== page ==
Then the nurse kind of popped him on there for me -- but I still had no idea how to get him to latch on myself. And by the time the lactation witch consultant showed up in my recovery room the next morning, I was already feeling major anxiety about the process and had dreams of bottles and formula running through my head.

Fast forward to two weeks later, when I basically said, "Oh, to HELL with it!" and switched to the bottle and never looked back.

I wouldn't say that I regret my decision because my little guy turned out perfectly fine -- but I do think things would have gone a lot smoother for me if I'd known a lot more about breastfeeding during my pregnancy. At least if I'd been educated, I would've been more at ease when I actually had to do it, and maybe it wouldn't have been such a huge challenge for me.

I'm all for moms offering the boob and sticking with it for as long as possible if that's something that works for them. But how the heck can we expect them to do it if we don't teach them what to do?!?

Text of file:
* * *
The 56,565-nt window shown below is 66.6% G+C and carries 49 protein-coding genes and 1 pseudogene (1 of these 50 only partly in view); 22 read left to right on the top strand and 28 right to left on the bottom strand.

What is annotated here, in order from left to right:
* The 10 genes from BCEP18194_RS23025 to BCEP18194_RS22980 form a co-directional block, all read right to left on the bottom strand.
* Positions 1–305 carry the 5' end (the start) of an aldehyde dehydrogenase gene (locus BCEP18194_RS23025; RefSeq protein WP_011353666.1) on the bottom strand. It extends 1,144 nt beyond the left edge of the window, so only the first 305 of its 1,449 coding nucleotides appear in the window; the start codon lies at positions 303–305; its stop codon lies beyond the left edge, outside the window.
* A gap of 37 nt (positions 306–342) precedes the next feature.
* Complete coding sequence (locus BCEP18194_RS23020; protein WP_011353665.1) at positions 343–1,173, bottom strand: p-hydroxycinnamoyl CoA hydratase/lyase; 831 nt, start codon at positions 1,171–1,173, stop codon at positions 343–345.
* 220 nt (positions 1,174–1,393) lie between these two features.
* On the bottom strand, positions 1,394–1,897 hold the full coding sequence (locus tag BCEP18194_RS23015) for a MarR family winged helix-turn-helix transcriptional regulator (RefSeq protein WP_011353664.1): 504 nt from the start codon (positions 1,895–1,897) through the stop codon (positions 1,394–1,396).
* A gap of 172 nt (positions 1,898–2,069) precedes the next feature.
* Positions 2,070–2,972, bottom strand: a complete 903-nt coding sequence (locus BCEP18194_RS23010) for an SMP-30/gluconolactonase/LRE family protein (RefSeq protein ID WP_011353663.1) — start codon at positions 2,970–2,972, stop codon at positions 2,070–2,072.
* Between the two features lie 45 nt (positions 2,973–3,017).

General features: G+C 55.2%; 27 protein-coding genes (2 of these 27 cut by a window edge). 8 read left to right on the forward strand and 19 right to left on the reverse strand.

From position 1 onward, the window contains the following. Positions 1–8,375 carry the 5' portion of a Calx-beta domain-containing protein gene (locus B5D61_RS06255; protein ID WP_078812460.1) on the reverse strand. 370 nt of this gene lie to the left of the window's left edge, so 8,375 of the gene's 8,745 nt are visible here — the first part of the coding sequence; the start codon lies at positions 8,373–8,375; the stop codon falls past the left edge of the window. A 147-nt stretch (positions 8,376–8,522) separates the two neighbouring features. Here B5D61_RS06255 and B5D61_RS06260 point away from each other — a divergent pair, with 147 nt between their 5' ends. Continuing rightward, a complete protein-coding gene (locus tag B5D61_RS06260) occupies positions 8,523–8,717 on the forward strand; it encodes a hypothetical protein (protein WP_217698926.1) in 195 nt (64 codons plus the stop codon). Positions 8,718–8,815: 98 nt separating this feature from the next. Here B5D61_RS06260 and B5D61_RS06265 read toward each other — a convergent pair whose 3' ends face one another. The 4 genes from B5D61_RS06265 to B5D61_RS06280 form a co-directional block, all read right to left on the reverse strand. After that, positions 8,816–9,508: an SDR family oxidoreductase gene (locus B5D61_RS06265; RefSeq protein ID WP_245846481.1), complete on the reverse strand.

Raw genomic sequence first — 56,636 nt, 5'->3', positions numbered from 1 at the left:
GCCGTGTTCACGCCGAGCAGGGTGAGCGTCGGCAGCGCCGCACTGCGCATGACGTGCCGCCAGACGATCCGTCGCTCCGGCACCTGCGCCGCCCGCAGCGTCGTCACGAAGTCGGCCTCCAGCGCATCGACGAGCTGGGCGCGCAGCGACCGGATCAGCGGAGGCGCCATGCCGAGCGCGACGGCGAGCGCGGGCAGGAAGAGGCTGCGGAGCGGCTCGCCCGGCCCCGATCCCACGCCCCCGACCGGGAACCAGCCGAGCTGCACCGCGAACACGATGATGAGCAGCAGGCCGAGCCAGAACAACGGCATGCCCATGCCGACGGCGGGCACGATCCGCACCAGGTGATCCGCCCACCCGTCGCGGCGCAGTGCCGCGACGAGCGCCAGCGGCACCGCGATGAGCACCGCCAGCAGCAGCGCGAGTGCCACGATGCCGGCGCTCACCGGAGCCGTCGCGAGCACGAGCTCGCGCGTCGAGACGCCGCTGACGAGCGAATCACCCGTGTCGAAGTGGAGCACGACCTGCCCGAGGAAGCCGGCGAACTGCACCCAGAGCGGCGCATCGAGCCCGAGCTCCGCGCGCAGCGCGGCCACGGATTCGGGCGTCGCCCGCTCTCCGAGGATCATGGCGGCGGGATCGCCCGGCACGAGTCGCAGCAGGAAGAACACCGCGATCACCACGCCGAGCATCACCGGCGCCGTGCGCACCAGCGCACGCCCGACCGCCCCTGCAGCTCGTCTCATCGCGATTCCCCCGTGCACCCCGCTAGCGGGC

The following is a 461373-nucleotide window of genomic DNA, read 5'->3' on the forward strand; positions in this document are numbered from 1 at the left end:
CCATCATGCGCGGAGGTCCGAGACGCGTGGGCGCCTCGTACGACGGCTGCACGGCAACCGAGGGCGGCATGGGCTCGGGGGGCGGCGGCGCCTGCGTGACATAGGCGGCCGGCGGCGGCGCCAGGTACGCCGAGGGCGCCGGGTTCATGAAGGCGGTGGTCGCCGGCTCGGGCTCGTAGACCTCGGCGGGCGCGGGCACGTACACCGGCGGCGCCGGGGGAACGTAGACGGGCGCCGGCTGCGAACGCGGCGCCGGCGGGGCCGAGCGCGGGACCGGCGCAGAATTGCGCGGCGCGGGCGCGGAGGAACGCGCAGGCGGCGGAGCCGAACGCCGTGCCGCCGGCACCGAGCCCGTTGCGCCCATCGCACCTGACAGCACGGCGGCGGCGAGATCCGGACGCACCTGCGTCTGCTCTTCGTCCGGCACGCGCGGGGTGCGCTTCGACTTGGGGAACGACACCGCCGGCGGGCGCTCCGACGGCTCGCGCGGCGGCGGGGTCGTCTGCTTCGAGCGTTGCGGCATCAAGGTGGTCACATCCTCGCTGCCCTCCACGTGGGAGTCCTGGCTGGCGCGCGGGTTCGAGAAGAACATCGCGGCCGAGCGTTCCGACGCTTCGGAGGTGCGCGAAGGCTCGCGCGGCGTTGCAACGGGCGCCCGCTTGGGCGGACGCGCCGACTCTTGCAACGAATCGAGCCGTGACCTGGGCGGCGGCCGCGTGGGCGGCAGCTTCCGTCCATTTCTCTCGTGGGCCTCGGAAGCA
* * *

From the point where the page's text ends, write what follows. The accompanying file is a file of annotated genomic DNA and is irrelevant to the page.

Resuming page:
There's so much focus on instructing us how to actually have the baby, because we've never done it before. Well guess what? New moms haven't breastfed before either -- so wouldn't it make sense to put just as much emphasis onto that part of the whole parenting deal?

My son is 7, so maybe things have changed by now and breastfeeding is incorporated into birthing classes a bit more nowadays. But if it's not? Then you really can't blame moms for throwing in the towel in a matter of weeks. They're already anxious enough with a newborn without throwing any added worry into the mix.

Have you gotten a lot of education on breastfeeding during your pregnancy?

 

Image via Boy27wonder/Flickr

breastfeeding, formula, natural parenting

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nonmember avatar Amtoadvine